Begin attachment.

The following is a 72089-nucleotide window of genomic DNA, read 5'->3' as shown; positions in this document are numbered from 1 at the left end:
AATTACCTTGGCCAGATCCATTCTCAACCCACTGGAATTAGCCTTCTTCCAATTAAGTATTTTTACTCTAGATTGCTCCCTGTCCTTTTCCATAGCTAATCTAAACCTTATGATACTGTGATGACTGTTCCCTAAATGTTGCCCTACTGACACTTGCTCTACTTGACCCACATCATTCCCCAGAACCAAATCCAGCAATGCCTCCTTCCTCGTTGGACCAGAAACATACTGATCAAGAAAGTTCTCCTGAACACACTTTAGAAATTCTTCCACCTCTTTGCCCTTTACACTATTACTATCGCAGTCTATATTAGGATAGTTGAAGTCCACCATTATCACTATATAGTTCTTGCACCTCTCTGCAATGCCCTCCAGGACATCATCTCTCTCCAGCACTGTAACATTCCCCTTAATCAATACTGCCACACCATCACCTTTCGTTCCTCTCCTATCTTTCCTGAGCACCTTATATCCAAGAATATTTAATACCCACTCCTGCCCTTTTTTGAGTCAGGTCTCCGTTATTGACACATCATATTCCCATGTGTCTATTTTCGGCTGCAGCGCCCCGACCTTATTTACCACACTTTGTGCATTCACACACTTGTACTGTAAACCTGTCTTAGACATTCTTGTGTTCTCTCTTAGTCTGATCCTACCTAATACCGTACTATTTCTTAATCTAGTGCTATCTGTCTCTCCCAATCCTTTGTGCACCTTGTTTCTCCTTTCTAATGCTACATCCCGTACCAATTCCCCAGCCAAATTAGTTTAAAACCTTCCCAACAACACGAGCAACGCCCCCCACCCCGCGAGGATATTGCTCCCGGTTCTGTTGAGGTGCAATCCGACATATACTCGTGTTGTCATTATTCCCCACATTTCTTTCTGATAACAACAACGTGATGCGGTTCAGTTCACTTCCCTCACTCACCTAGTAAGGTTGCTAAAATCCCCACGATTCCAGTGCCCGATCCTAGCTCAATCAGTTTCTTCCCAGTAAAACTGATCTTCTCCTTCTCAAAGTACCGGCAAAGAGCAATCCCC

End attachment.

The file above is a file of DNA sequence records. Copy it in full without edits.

The following is a 72089-nucleotide window of genomic DNA, read 5'->3' as shown; positions in this document are numbered from 1 at the left end:
AATTACCTTGGCCAGATCCATTCTCAACCCACTGGAATTAGCCTTCTTCCAATTAAGTATTTTTACTCTAGATTGCTCCCTGTCCTTTTCCATAGCTAATCTAAACCTTATGATACTGTGATGACTGTTCCCTAAATGTTGCCCTACTGACACTTGCTCTACTTGACCCACATCATTCCCCAGAACCAAATCCAGCAATGCCTCCTTCCTCGTTGGACCAGAAACATACTGATCAAGAAAGTTCTCCTGAACACACTTTAGAAATTCTTCCACCTCTTTGCCCTTTACACTATTACTATCGCAGTCTATATTAGGATAGTTGAAGTCCACCATTATCACTATATAGTTCTTGCACCTCTCTGCAATGCCCTCCAGGACATCATCTCTCTCCAGCACTGTAACATTCCCCTTAATCAATACTGCCACACCATCACCTTTCGTTCCTCTCCTATCTTTCCTGAGCACCTTATATCCAAGAATATTTAATACCCACTCCTGCCCTTTTTTGAGTCAGGTCTCCGTTATTGACACATCATATTCCCATGTGTCTATTTTCGGCTGCAGCGCCCCGACCTTATTTACCACACTTTGTGCATTCACACACTTGTACTGTAAACCTGTCTTAGACATTCTTGTGTTCTCTCTTAGTCTGATCCTACCTAATACCGTACTATTTCTTAATCTAGTGCTATCTGTCTCTCCCAATCCTTTGTGCACCTTGTTTCTCCTTTCTAATGCTACATCCCGTACCAATTCCCCAGCCAAATTAGTTTAAAACCTTCCCAACAACACGAGCAACGCCCCCCACCCCGCGAGGATATTGCTCCCGGTTCTGTTGAGGTGCAATCCGACATATACTCGTGTTGTCATTATTCCCCACATTTCTTTCTGATAACAACAACGTGATGCGGTTCAGTTCACTTCCCTCACTCACCTAGTAAGGTTGCTAAAATCCCCACGATTCCAGTGCCCGATCCTAGCTCAATCAGTTTCTTCCCAGTAAAACTGATCTTCTCCTTCTCAAAGTACCGGCAAAGAGCAATCCCC